The photo in film invites us to see a direct reference to the real, to reality, to the world. In the context of the fleeting images in film, the photo stands for constancy, although we are not able to hold it in our hands. The photo in a cinematographic context shows us a moment in a way that we would not be able to see it with our natural perception in a film. We are able to recognise more in the non-moving image (in film) than we would be able to see in a moving image.

The photo in film assures us that what we are seeing now has been there beyond doubt. It gives us this reference to the past in the cinema’s own present and thus permits us to think about all further time dimensions. When we look at a photo on the cinema screen, on the one hand we see the self-contained future of the past of the photo and on the other hand we expect a future of the cinema’s present. The photo in a cinematographic context contains all states of time that refer to what has been (the past of that which has been, the present of that which has been and the future of that which has been). And on top of that, something is waiting for us there that is still becoming.

“If a film image stops, the illusion is shattered that same instant.” (Daniel Kothenschulte) Or to be more precise: The illusion of the movement is shattered in that moment and irritation arises. In order to clarify this unusual situation, our mind becomes active. As soon as the image stops in the film, it invites us to contemplate and we are pleased at “seeing more”: interpreting the image as a concept, participating in the author’s study of the images, and being inspired by the imaginary extension.

Photofilms demand active, thinking viewers. Christa Blümlinger wrote that Agnès Varda brings together two elements in her photo and essay films: The sensual level and reflection. Photofilm authors reflect, discuss, involve the viewer in the process of perusal. “Photos and voices also become associated in photofilms: Links which have to be actively formed by the viewer” (Ole Frahm). “If you have a photograph in front of you and place another one beside it, you automatically begin to search for a connection. (…) There’s a proper “˜program’ that then begins to run in your brain in order to connect up this encounter” (Gerd Roscher). We automatically search for meaning, yearn for interpretation.

The photofilm deconstructs cinema into single frames, language, sound, music – and treats its elements as independent components. Taking these “building blocks,” the photofilm is consciously assembled in a playful way to become a projected reality. The photofilm opens up interspaces. The interspaces are – as Raymond Bellour said – “between the images” and cause the consecutive nature of the filmic in the first place.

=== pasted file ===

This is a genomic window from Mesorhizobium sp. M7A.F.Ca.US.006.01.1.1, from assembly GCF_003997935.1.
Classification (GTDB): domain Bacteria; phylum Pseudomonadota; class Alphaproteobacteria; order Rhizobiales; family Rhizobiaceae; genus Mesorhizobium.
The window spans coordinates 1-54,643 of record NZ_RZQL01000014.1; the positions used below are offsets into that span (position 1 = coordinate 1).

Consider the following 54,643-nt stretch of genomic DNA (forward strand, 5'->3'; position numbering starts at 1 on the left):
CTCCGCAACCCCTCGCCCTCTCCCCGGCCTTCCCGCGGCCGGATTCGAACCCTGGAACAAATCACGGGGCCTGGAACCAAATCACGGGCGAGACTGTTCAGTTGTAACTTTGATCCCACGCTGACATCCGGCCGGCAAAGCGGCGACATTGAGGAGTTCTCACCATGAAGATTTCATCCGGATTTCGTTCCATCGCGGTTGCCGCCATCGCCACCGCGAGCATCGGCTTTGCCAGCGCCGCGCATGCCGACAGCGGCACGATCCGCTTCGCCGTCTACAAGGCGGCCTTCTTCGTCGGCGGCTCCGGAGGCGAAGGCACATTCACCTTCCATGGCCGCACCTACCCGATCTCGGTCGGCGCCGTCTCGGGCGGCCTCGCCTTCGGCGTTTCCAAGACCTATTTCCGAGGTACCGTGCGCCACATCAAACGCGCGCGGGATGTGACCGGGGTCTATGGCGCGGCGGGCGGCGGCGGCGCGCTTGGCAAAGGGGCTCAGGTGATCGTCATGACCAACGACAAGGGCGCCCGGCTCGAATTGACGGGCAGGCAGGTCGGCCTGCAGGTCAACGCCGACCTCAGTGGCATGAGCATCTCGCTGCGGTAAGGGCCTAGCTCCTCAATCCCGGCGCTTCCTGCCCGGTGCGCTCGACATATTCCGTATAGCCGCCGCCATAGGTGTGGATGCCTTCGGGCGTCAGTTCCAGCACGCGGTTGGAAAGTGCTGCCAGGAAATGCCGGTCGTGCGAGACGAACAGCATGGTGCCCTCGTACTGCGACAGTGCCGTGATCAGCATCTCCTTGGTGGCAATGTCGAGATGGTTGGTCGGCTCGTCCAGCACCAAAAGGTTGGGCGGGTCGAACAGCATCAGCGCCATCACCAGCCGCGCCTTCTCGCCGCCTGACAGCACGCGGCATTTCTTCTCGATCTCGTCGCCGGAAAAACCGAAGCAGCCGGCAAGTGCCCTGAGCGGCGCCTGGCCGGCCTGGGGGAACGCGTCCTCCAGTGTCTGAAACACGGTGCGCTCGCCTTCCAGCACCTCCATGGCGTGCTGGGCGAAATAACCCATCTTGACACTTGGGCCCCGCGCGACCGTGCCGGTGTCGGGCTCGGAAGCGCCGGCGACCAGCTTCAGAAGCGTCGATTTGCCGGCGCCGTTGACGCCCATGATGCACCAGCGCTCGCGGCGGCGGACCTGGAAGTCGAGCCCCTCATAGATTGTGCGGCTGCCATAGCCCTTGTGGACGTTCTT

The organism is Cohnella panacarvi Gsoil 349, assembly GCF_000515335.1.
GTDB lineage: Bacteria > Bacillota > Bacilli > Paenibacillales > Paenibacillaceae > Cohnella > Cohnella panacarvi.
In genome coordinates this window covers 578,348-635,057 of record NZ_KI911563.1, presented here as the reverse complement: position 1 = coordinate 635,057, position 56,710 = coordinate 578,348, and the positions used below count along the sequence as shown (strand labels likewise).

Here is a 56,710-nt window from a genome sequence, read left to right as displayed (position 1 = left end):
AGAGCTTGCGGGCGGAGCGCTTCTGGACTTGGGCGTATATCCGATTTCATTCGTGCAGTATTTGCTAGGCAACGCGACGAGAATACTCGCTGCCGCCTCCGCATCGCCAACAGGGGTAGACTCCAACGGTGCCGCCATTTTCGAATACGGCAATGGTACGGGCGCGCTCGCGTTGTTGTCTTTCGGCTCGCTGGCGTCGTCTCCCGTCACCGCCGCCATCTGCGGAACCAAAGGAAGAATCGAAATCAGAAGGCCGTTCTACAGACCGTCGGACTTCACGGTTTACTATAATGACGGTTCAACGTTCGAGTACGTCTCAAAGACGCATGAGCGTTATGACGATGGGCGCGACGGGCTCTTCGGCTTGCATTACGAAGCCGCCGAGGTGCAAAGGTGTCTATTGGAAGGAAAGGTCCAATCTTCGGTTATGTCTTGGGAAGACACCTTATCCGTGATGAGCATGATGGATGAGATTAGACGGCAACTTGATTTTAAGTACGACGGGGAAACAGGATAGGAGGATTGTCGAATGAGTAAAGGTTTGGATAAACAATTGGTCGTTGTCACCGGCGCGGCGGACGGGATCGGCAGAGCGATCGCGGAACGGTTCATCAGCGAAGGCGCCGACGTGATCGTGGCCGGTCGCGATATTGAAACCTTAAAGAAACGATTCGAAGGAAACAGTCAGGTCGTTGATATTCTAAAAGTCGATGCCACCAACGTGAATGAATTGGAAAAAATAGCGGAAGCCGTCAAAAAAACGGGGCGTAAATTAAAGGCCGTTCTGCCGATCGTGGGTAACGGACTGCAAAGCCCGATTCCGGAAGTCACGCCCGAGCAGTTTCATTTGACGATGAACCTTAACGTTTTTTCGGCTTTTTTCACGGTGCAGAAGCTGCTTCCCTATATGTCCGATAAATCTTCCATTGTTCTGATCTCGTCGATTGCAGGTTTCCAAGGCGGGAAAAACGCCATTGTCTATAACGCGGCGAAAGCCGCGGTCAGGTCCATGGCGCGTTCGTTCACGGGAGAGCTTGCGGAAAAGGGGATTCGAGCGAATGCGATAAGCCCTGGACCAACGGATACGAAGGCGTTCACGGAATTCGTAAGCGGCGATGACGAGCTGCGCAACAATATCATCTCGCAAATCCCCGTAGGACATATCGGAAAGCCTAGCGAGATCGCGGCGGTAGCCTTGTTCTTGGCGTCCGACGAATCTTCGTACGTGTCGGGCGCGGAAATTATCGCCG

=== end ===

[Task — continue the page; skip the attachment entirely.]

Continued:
Between the unmoving images in films, there are blank spaces. However these are “potential spaces”  (D.Winnicott) which are charged up by the imagination. The interspaces in photofilms are just as important as the still images. “Something always remains hidden, like something always fundamentally remains hidden in photography.” (Elfi Mikesch) And the photofilm makes us sensitive to what is hidden  in the moving and the still image, in language, sound and music.

Photofilm gives us a time-image: “The time-arresting photo mutates in the film strip into a film still. (…) Still images in a film are not so still at all. Within them are rumbling and roaring. (…) Film has charged the still image with time. From the beginning, the still image is also a time-image. (…) The noise of the grain is a barely perceptible visual vibrato: From the very first moment it lets us feel that the images are based on time. Film breathes. Time is noticeably safeguarded in it.” (Gerry Schumm)

The photofilm contains all conceivable times. It can be regarded as a time container for memory and recollection: “Not everything can be remembered! That which cannot be remembered, the immemorable of film: Despite this force set in the course of time, at the same time the photofilm holds something which would not be memorable otherwise.” (Ole Frahm)

Photofilms could work as follows: The photographer deliberately records moments from “reality” gliding past which characteristically express that which interests him. Then these still images are taken by the cinematographer and, driven by the urge to become into being, are placed in a filmic context. On the silver screen, the photo is opened out in all directions. It inspires us to imagine movement, and thus all layers of time.

The photo on the cinema screen invokes the self-contained future of the photo’s past, while conversely also calling forth the future of the cinema’s present, through the: Sounds, music, language and moving or non-moving images. In the universe of photofilm, an exceptional anti-hierarchical arrangement of the individual media prevails which often leaves unclear which is caused by which. Chris Marker’s ultimate photofilm LA JETÉE (France 1962) was the first to demonstrate vividly that what is typical of the film medium is not exhausted by the presentation of movement, but can be further developed in the structuring and processing of time. The photofilm shows the photo (which stands for the past) its own present in the cinema and hence permits us to imagine all conceivable time dimensions – inspired possibly by LA JETÉE, Hubertus von Amelunxen developed the idea of a completed future.

“Inspired by Roland Barthes’ “The Third Meaning” it may be said that the future of the filmic is not strictly in movement, but rather in a third meaning, a framework for the unfolding of permutations that make a new theory of the photogram conceivable.”

© 2010 Gusztáv Hámos, Katja Pratschke, Thomas Tode
Translation: Finbarr Morrin

Katja Pratschke studied directing at the filmschool in Lodz and media art at the Academy of Media Arts Cologne. Gusztáv Hámos creative output concerns work with photography, film, video and installations which deal with the complex relationships of media icons, private life and the cathartic function of myths. Together they realize photo films, film programmes and publications about photo film. Thomas Tode  lives as a freelance filmmaker, curator and publicist  in  Hamburg.  He  researches  and  teaches  essay  film,  Soviet avantgarde and political documentaries as well as re-education, architecture and epic films.

This text was first published in the brochure “Photo Film!” by Tate Modern in London in March 2010, accompanying the film programme of the same title